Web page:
list1 at gjunka.com
Mon Oct 3 16:29:05 UTC 2016
On 03/10/2016 14:48, Mathieu Arnold wrote:
> Le 03/10/2016 à 16:29, Grzegorz Junka a écrit :
>> On 03/10/2016 14:11, Mike Clarke wrote:
>>> On Mon, 3 Oct 2016 13:11:43 +0000
>>> Grzegorz Junka <list1 at gjunka.com> wrote:
>>>> Shouldn't all packages default to noX dependencies? If I am not
>>>> FreeBSD is predominantly a server-side system, with X running only
>>> I'd disagree with that. I don't know whether or not the majority of
>>> FreeBSD installations are servers or personal computers but the chances
>>> are that the majority of server installations will have relatively few
>>> packages installed whereas most PC's are likely to make use of far
>>> more packages and are also likely to be using X. Building from ports
>>> to get the required options would be a much bigger task for these
>>> installations than it would be for the servers.
>> I have been wondering if it would be possible to have two distinct set
>> of packages compiled automatically, one tailored for X and one for the
>> console. It seems that requirements of both environment are quite
>> opposite. The server-side requires small amount of packages without X
>> because it wants to run the system headless, as long as possible and
>> without interruptions and restarts. Whereas the X/PC environment
>> always wants to have everything latest and newest. In the Linux world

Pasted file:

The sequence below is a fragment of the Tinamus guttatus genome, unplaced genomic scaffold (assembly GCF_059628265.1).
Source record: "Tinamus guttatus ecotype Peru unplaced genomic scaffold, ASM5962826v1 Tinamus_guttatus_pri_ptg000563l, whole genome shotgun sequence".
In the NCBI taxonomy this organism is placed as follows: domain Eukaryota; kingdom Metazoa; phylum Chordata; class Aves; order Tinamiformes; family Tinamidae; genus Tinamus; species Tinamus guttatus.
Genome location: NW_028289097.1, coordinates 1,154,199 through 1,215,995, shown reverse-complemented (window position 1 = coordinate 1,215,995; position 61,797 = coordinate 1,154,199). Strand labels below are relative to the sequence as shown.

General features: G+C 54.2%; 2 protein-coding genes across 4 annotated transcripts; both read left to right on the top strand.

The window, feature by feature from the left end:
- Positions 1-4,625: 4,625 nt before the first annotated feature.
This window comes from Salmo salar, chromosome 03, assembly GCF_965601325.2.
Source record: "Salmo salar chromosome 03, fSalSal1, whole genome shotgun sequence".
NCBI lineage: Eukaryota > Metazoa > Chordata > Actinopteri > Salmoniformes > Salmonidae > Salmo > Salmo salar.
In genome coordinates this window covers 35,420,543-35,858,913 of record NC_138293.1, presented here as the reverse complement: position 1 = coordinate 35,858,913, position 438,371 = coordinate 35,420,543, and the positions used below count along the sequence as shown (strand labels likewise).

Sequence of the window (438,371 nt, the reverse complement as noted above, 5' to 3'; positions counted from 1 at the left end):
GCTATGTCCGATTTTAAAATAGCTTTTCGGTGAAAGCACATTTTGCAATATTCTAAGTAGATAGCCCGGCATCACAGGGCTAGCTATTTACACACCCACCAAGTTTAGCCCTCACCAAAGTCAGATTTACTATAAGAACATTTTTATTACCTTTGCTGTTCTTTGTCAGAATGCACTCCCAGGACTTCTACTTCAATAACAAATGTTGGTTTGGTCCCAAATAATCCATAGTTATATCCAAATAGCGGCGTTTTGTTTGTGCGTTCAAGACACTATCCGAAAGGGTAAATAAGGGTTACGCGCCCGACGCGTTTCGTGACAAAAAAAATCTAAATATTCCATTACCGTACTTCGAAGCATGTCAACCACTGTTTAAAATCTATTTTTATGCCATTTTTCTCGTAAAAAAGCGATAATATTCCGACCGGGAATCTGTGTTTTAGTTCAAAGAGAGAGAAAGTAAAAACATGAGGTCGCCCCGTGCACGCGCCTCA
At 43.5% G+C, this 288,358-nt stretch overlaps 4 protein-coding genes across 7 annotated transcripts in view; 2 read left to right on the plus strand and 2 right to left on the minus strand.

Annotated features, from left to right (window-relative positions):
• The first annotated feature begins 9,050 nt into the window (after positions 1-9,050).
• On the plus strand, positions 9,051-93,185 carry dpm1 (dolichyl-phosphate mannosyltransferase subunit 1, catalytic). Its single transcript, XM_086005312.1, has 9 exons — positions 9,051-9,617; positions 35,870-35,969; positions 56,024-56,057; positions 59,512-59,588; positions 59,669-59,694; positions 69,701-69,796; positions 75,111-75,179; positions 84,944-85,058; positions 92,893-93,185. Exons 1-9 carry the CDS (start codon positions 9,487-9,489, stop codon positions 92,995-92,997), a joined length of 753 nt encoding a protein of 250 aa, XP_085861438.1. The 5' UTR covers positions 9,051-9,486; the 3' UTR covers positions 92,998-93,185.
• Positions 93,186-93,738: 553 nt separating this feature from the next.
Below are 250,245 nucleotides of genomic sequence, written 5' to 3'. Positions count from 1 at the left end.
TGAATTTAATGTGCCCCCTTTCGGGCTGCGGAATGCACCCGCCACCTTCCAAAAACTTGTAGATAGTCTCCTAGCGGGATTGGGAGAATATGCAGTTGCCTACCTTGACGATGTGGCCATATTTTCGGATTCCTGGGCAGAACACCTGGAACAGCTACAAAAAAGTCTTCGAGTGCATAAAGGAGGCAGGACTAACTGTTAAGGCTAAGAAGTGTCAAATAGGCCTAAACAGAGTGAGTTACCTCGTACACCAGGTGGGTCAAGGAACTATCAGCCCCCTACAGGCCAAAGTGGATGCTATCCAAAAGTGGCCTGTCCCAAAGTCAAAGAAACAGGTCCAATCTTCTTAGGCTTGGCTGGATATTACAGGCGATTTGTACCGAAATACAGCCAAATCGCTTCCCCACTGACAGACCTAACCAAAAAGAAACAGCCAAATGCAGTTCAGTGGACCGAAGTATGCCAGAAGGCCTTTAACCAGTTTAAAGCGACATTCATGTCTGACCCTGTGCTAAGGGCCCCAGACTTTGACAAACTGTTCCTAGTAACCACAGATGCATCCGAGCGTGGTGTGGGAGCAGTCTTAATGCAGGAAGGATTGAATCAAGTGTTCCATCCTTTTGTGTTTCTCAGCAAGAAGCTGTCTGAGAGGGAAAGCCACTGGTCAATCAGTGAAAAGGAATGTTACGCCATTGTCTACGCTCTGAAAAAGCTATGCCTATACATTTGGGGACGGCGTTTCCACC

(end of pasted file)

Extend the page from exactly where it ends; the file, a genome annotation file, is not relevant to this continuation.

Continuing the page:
>> they would just create a new distribution, even in the BSD world there
>> is PC-BSD/TrueOS. But we have ports and can re-use the same base for
>> two distinctive set of packages. I don't believe we can create
>> pre-compiled packages for FreeBSD in such a way, that both camps are
>> happy (which this thread is one of many signs of).
> The FreeBSD project cannot provide more than one set of packages. If we
> went that way, we would end up having to provide, say, [with X, without
> X]x[apache 2.2, apache 2.4]x[php56, php70]x[postgresql 9.3, 9.4, 9.5,
> 9.6]x[insert 5 flavors of mysql]x[openssl, libressl]... I'm sure I can
> find other kind of options, and that is already 320 sets.
> Right now, we build packages for
> [9,10,11,12]x[amd64,i386]x[head,quarterly], that's 16 different sets,
> and we mostly manage to build them over and over again, every two days.
> Imagine how long it would take to build 320 sets.
You are trying to take that into extreme to ridicule this as an option.
You can't possibly build 320 sets, even if you had enough build
machines, because each set would need to contain incompatible packages.
If you choose, say, php56 as the default, then you can't possibly
install a package that depends on php70. The amount of combinations
would expand exponentially. It would be like having 320 different
incompatible sets of packages to test.
The same with packages that depend on X. Sure, if you install
emacs-nox11 you can still install other packages that depend on X, but
at some point it would start to break, e.g. you wouldn't be able to
install ImageMagick-nox11 and ImageMagick at the same time.
What I proposed is to have two sets of packages, one for server use
(noX, maybe other defaults) and one for desktop use (X, multimedia,
maybe other defaults). You usually don't switch a machine that's working
as a desktop workstation to suddenly become a rack server in some data
More information about the freebsd-ports